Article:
Once you have all the strings you desire in place you will tie a loop knot to secure each location. A loop knot is where you make a “6” with your strings and bring the end through the loop of it. This is the type of knot we will be using for the rest of the project.

starting to beadAdd The Beads

Here are Carrie’s great suggestions for getting the hang of adding beads to the skirt:

Adding the beads is where you creativity really comes into play.

You can do many different things with the beads. Some put a bead on each string, others put two strings through a bead. Some put a single bead between knots and others go up to three beads before knotting. The important thing is to work with a string from two different knots.

Once you have your bead(s) in place, tie a loose loop knot. I re-started many of mine because I did not like how the first round looked and found they lay better with looser knots.  Do an entire round before starting the next.

Once you have one round complete, start the next.  Stay consistent with however you’ve started with beads and knots, but again you want to use strings from different knots. This will bring the beads in the first round closer together. Continue doing a round at a time until you have the skirt you want.

finishing the bottomFinish The Instrument!

Here are Carrie’s two descriptions for two methods of finishing the skirt and completing the shekere:

Method 1: The first is to have another loop similar to the collar (braided if you used braided) and the same size. Then you tie your ends to the loop so it hangs loosely below the gourd.

Method 2: If your gourd is small you can take an 8-inch string and tie the ends together. This is easier to do with another person holding your shekere for you to tie them together.

colorful kids shekere beadedMaking Music!

If you take a look at the resources below you’ll find many wonderful ways to check out the sound of traditional shekeres or explore music with the ones you’ve created.

Enjoy!

Complete Tutorials

http://www.teacherspayteachers.com/Product/Make-Your-Own-Shekere-African-Percussion-Instrument-Tutorial-992550

http://dariasvillagestore.storenvy.com/collections/34585-all-products/products/4084121-make-your-own-shekere-african-instrument-tutorial

tall-and-thin-sekere--PMLinks and Resources

Hear A Shekere
http://www.dariamusic.com/shekere.php

Color a Shekere Online
http://www.dariamusic.com/color_Shekere.php

Carries Crafty Moms Share Blog
craftymomsshare.blogspot.com/‎

Sekere.com – Beaded Sekeres from Master Craftswoman, Sara Fabunmi
http://www.sekere.com

Cultural Value of the Shekere, Article By Sara Fabunmi
https://makingmulticulturalmusic.wordpress.com/2011/10/25/the-cultural-value-of-the-sekere/

Make a Classroom Shekere (From A Gourd)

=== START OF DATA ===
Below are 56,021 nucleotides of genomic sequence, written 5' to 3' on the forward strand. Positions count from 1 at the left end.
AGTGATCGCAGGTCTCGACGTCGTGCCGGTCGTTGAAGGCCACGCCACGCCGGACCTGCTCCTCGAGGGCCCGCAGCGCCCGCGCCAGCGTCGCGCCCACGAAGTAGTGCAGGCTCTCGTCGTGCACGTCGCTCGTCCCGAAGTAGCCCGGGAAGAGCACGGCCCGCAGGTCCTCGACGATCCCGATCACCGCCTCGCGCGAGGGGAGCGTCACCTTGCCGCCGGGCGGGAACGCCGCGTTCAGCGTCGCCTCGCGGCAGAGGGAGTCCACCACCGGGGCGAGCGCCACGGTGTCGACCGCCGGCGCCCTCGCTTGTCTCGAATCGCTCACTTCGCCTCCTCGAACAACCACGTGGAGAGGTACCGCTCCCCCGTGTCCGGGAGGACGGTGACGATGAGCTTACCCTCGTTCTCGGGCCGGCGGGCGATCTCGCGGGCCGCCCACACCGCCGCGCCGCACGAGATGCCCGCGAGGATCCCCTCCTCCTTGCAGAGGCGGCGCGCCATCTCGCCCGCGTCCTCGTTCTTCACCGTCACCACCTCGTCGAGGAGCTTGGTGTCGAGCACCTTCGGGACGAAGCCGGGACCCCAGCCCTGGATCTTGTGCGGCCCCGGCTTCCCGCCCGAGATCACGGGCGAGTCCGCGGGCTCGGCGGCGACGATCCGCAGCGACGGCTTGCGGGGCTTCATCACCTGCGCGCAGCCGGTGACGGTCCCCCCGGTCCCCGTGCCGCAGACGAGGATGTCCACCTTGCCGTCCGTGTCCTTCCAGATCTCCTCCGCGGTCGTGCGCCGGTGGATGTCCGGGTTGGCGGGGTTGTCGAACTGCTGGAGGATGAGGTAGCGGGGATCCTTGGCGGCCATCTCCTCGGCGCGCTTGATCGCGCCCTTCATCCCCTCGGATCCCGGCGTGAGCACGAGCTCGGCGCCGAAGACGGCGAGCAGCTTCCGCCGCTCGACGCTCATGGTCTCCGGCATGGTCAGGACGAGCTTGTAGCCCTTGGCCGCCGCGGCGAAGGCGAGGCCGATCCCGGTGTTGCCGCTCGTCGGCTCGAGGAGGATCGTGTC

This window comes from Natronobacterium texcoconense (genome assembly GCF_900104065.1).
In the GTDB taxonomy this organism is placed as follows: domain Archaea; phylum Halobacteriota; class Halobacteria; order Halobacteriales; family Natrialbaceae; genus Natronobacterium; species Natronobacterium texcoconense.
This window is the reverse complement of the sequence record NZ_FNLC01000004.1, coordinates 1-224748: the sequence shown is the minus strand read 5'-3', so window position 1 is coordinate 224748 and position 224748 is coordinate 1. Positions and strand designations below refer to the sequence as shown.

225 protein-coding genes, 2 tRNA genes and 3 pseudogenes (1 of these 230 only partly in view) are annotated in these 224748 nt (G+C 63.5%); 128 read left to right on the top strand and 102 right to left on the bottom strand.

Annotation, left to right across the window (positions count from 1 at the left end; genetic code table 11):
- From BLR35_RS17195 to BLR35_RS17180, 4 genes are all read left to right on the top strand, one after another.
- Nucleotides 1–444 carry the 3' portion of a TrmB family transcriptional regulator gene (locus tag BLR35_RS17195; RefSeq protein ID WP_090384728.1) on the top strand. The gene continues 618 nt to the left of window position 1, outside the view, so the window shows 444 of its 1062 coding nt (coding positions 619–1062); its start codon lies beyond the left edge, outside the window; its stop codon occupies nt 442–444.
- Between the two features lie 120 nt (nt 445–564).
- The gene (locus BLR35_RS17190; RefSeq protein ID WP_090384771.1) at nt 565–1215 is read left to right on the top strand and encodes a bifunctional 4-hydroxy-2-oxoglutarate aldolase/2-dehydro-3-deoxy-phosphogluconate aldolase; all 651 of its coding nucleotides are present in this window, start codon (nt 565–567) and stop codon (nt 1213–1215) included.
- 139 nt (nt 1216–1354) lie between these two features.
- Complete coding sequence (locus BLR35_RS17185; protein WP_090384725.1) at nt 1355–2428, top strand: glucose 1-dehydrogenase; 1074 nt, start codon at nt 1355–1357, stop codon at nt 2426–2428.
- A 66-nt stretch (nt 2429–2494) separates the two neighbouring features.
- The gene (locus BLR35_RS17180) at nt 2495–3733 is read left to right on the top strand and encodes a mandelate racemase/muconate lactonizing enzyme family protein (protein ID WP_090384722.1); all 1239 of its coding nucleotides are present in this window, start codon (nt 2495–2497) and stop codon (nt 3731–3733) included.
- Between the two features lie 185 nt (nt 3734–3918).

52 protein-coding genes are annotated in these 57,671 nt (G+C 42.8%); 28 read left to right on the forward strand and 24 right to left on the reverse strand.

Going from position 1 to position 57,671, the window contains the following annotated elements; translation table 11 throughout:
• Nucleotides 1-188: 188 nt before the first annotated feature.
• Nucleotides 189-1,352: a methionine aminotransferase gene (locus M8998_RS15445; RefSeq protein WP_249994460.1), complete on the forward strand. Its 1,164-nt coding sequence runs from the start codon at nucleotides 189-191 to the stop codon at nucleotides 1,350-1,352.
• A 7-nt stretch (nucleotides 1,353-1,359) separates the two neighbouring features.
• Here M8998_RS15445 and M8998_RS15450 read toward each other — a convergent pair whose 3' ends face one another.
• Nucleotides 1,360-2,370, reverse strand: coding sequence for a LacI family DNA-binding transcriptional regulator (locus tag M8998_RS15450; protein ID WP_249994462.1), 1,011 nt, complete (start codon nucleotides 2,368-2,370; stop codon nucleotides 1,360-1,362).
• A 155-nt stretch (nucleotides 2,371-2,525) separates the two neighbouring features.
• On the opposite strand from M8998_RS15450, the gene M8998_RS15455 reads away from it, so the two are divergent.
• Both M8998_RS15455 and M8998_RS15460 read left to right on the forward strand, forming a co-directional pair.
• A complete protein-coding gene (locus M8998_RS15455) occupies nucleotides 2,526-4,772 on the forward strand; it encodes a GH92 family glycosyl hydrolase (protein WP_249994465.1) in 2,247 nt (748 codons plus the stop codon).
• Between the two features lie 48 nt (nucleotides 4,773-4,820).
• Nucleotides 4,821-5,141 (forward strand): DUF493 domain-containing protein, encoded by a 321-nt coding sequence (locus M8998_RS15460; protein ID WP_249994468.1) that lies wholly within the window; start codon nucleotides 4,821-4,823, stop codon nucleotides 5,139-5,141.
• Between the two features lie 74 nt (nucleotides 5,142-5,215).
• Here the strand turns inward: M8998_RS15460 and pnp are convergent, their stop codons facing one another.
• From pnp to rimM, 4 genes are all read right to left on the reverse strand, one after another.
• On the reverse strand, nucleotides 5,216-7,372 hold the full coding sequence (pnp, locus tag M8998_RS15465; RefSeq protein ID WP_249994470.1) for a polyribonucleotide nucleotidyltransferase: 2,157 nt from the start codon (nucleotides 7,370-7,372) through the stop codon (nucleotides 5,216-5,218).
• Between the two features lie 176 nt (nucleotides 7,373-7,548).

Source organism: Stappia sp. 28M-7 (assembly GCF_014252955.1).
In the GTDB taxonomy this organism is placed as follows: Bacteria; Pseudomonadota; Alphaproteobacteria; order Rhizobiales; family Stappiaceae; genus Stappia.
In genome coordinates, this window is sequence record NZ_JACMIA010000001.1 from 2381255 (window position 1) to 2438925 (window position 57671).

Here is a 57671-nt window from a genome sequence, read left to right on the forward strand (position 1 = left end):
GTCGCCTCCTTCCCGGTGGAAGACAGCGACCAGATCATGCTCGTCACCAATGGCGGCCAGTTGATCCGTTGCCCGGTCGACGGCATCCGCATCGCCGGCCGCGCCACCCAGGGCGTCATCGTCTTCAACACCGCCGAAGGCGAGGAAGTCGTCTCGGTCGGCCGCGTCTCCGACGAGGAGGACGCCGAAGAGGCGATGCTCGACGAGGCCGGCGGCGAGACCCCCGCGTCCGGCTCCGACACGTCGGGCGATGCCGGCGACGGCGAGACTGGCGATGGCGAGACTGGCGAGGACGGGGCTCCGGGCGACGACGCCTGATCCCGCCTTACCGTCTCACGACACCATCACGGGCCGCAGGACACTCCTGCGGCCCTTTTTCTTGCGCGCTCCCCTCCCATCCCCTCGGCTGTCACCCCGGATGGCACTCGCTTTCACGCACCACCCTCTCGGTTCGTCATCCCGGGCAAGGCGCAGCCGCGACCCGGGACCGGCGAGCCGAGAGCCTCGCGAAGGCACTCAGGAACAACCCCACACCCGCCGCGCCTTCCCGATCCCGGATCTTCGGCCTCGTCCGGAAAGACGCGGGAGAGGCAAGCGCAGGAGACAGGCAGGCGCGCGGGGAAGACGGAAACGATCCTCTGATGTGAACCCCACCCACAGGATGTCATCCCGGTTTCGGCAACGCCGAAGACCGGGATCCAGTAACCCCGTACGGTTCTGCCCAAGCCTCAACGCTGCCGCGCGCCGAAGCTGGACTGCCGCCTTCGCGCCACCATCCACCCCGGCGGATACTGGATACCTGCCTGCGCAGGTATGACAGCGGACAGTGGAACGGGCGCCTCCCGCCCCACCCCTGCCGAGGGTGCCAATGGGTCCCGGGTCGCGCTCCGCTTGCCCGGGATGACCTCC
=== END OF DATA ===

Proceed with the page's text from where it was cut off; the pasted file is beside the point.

http://tinytappingtoes.wordpress.com/2013/08/05/easy-gourd-shekere-for-a-child-or-a-classroom/

Make a Recycled Shekere (From A Milk Jug)
http://www.dariamusic.com/make_Shekere.php

An Alphabet Shekere Game
http://www.trueaimeducation.com/2012/10/guest-post-learning-letters-with-an-alphabet-shekere.html

The Pacay Shaker – A Rattle That Grows On A Tree

pacay shaker on redMany musical instruments are made from natural materials.

A few actually are the raw materials and can be played as instruments in their natural form.  For instance, the pacay shaker is the seed pod of a large, beautiful tree that also creates the pacay fruit and bean – both foods used by Central and South American people dating back to Incan times!

So, what is a pacay tree?  When fully grown, it can tower up to 60 feet and produces long seed pods – some over a foot in length.  The ripe, bright green fruit are picked and eaten in two ways.  The white fiber between the seeds is eaten as the fruit and the seeds are used in much the same way as any bean.  A website called Phoenix Tropicals has lots of great growing tips about this warm climate tree for anyone interested in growing it outside of it’s native Central or South America.

pacay fruit - ripeWhat does the fruit of the pacay taste like?  It’s sometimes called the ”ice cream bean” and people describe the fiber as “sweet” and “refreshing”. The seeds are also eaten. In Central America, the seeds are cooked and served like a bean or other vegetable.  In Mexico, the seeds are roasted and sold as snacks or treats.  And – obviously – if the seed pods are left to dry, the beans dry inside the pod and create the shaking and rattling sound that turns this from a food into a musical instrument.

Pacay Shaker in Josef's HandHow do you play a pacay shaker?  Rattle it back and forth up and down, start slowly and build a crescendo.  Hold it in one hand and tap it against the other.  Or just sit back and admire it as a work of art of nature – one more of it’s beautiful and useful creations.

Links

Wkipedia Page Containing Historic Information on the Pacay Tree

http://en.wikipedia.org/wiki/Inga_feuilleei

Phoenix Tropicals – Growing Tips and Good General Information on Pacay Trees

http://www.phoenixtropicals.com/pacay.html

Green Pacay Fruit Picture (above) used by permission from Phoenix Tropical

 

African Roots of the Banjo